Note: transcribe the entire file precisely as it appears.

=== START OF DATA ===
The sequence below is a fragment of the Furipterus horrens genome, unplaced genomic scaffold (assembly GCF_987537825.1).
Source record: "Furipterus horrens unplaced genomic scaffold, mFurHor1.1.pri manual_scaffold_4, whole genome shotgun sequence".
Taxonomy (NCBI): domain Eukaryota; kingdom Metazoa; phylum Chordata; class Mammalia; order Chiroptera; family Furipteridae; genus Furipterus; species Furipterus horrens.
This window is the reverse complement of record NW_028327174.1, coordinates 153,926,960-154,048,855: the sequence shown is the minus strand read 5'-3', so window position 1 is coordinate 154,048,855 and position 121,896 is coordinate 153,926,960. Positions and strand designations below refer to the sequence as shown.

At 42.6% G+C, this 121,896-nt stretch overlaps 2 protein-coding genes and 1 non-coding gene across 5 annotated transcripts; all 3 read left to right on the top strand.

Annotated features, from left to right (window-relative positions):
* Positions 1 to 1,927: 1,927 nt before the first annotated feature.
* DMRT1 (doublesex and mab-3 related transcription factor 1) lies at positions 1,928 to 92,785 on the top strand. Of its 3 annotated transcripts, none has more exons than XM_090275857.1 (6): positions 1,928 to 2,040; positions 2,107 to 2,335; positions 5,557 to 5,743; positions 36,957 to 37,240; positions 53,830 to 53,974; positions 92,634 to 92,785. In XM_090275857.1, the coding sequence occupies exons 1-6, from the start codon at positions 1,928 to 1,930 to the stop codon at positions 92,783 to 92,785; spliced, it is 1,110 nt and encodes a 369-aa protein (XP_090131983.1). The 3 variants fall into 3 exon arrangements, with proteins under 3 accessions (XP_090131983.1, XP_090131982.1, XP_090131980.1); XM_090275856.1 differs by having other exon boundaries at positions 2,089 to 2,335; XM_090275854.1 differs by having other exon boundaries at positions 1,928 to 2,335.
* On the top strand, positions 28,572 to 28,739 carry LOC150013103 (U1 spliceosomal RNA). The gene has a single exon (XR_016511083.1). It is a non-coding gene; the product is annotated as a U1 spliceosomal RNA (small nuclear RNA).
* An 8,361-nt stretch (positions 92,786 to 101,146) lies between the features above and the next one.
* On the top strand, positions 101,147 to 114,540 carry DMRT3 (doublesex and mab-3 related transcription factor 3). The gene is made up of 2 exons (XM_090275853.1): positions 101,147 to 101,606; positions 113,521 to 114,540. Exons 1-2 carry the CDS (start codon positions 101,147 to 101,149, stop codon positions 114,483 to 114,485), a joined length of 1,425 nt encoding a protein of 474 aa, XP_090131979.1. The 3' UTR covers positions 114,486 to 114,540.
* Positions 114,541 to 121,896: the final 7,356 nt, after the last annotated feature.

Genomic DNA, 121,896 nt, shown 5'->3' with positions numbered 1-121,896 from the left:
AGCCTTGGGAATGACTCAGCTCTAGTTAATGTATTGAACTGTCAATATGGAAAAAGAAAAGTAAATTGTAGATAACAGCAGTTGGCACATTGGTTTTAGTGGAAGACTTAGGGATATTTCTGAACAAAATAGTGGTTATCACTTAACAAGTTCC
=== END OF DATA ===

The sequence below is a fragment of the Furipterus horrens genome, unplaced genomic scaffold (assembly GCF_987537825.1).
Source record: "Furipterus horrens unplaced genomic scaffold, mFurHor1.1.pri manual_scaffold_4, whole genome shotgun sequence".
Taxonomy (NCBI): domain Eukaryota; kingdom Metazoa; phylum Chordata; class Mammalia; order Chiroptera; family Furipteridae; genus Furipterus; species Furipterus horrens.
This window is the reverse complement of record NW_028327174.1, coordinates 153,926,960-154,048,855: the sequence shown is the minus strand read 5'-3', so window position 1 is coordinate 154,048,855 and position 121,896 is coordinate 153,926,960. Positions and strand designations below refer to the sequence as shown.

At 42.6% G+C, this 121,896-nt stretch overlaps 2 protein-coding genes and 1 non-coding gene across 5 annotated transcripts; all 3 read left to right on the top strand.

Annotated features, from left to right (window-relative positions):
* Positions 1 to 1,927: 1,927 nt before the first annotated feature.
* DMRT1 (doublesex and mab-3 related transcription factor 1) lies at positions 1,928 to 92,785 on the top strand. Of its 3 annotated transcripts, none has more exons than XM_090275857.1 (6): positions 1,928 to 2,040; positions 2,107 to 2,335; positions 5,557 to 5,743; positions 36,957 to 37,240; positions 53,830 to 53,974; positions 92,634 to 92,785. In XM_090275857.1, the coding sequence occupies exons 1-6, from the start codon at positions 1,928 to 1,930 to the stop codon at positions 92,783 to 92,785; spliced, it is 1,110 nt and encodes a 369-aa protein (XP_090131983.1). The 3 variants fall into 3 exon arrangements, with proteins under 3 accessions (XP_090131983.1, XP_090131982.1, XP_090131980.1); XM_090275856.1 differs by having other exon boundaries at positions 2,089 to 2,335; XM_090275854.1 differs by having other exon boundaries at positions 1,928 to 2,335.
* On the top strand, positions 28,572 to 28,739 carry LOC150013103 (U1 spliceosomal RNA). The gene has a single exon (XR_016511083.1). It is a non-coding gene; the product is annotated as a U1 spliceosomal RNA (small nuclear RNA).
* An 8,361-nt stretch (positions 92,786 to 101,146) lies between the features above and the next one.
* On the top strand, positions 101,147 to 114,540 carry DMRT3 (doublesex and mab-3 related transcription factor 3). The gene is made up of 2 exons (XM_090275853.1): positions 101,147 to 101,606; positions 113,521 to 114,540. Exons 1-2 carry the CDS (start codon positions 101,147 to 101,149, stop codon positions 114,483 to 114,485), a joined length of 1,425 nt encoding a protein of 474 aa, XP_090131979.1. The 3' UTR covers positions 114,486 to 114,540.
* Positions 114,541 to 121,896: the final 7,356 nt, after the last annotated feature.

Genomic DNA, 121,896 nt, shown 5'->3' with positions numbered 1-121,896 from the left:
AGCCTTGGGAATGACTCAGCTCTAGTTAATGTATTGAACTGTCAATATGGAAAAAGAAAAGTAAATTGTAGATAACAGCAGTTGGCACATTGGTTTTAGTGGAAGACTTAGGGATATTTCTGAACAAAATAGTGGTTATCACTTAACAAGTTCC